Europe’s Article 29 Working Party composed by European data protection authorities issued 13 criteria to make the job of search engines easier while assessing which link is right to be forgotten and which one is ‘right to be remembered’. The reader of the Sting certainly follows the “right to be forgotten” case, initiated last Spring by a Spanish citizen’s claim to the European Court of Justice to erase some non updated info on his debts listed on Google results.

The matter since then produced international debate on freedom of speech and search engine neutrality and certainly these 13 criteria published have spurred additional criticism around the globe. Till now, in the past six months, Google has received some 174.000 requests for results’ exclusion by persons or companies on more than 600,000 links, while the company has managed to remove 40% of the requested results.

One of the cornerstone added value that these criteria bring to the ECJ’ s decision of last May, is the fact that Google and the peer are now called to extend these 13 criteria to .com domains and not only to local ones like was done in the past months, e.g. .fr (France) or .de (Germany). This means that the EU demands from search engines to apply this #righttobeforgotten paradigm globally. Can anyone grasp the chaotic implications of something like that?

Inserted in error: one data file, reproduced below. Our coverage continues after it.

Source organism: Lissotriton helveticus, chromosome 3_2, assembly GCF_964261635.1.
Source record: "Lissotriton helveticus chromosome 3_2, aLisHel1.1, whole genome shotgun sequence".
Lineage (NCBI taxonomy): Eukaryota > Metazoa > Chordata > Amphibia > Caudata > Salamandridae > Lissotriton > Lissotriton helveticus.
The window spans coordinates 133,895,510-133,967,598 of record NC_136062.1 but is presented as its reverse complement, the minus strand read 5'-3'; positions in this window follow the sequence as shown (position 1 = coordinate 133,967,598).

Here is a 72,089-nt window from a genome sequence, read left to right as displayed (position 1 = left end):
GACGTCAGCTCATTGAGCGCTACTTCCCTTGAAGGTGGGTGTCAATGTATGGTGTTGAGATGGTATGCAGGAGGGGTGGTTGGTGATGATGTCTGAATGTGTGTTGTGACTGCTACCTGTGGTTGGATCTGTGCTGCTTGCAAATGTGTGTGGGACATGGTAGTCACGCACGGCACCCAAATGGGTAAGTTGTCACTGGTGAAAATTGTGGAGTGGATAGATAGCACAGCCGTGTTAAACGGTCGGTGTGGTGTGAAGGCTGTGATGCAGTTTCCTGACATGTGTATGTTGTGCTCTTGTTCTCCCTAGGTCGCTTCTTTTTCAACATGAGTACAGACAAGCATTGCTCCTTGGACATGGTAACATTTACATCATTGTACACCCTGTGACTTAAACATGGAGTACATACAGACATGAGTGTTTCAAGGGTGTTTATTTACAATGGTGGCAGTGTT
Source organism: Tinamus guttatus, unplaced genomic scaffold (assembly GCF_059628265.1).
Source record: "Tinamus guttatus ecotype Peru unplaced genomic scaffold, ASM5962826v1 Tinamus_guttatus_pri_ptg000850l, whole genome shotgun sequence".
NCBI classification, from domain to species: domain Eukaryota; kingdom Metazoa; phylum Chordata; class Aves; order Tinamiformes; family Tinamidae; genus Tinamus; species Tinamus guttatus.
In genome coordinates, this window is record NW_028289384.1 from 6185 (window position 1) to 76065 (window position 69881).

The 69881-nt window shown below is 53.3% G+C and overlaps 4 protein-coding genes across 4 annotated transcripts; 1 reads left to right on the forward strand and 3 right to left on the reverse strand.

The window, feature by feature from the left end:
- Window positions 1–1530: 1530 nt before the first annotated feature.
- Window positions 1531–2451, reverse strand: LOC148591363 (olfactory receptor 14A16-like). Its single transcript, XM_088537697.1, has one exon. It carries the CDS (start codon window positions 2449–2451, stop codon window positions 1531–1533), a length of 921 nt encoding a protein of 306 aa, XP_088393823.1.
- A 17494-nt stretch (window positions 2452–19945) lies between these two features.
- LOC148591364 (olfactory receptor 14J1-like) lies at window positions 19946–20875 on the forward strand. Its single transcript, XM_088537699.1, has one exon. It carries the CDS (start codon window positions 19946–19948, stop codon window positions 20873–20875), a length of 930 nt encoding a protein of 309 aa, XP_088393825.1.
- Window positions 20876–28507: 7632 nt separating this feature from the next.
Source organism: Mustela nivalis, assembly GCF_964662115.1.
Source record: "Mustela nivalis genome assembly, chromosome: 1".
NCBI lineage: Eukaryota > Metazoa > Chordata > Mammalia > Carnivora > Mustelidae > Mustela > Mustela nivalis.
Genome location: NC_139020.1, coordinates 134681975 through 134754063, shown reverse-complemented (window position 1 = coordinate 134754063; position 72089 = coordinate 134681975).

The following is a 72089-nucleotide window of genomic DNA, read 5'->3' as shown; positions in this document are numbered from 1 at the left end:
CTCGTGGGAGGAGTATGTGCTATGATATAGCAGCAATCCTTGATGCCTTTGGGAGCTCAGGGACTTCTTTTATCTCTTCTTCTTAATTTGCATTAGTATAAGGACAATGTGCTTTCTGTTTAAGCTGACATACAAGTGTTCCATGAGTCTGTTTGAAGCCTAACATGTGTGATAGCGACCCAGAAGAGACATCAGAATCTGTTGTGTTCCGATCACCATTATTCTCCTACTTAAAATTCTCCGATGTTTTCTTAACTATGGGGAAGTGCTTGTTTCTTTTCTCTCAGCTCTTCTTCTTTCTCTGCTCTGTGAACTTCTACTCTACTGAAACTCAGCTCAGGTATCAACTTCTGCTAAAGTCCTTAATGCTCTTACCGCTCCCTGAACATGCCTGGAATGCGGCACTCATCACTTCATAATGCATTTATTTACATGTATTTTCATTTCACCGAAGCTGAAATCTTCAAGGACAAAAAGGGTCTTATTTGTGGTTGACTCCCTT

What is more, Europe’s Article 29 Working Party in their document they guide the search engines to spot the “public interest” in every case that appears. Is it the job of search engines to do that? Further, among the 13 “rules”  it is very interesting to see that the EU is explicitly against the search engine to show the result for which the user has requested exclusion but not against the media source to show this information. So, the source can still contain this “bad info” that the search engine needs to omit?

Regulation like no other

All in all, it is clear that the anti-Google sentiment is fierce in Brussels and to a certain extent justified. Protecting consumers’ rights and fair competition is understandable. However, this unprecedented direct involvement of the European Parliament in an antitrust case raises some questions. Especially when it is almost synchronized with the “guidelines” issued by this advisory body, branched by the European Commission.

Are we moving towards a strictly regulated search engine market? If it is for the best of the European consumer, let’s do so. However, should search engines be regulated like any other industry? When freedom of speech and internet neutrality is at stake the matter should not be taken for granted. It is not just a matter of how to liberate a market and create turnover from other companies’ growth but it is also about how to make sure that the filtering pattern that is followed here does not grow exponentially and to unknown directions.

That would be the end of a free dynamic Internet and we will need another Tim Berners-Lee to discover another free, dynamic and truly neutral new media network in the near future.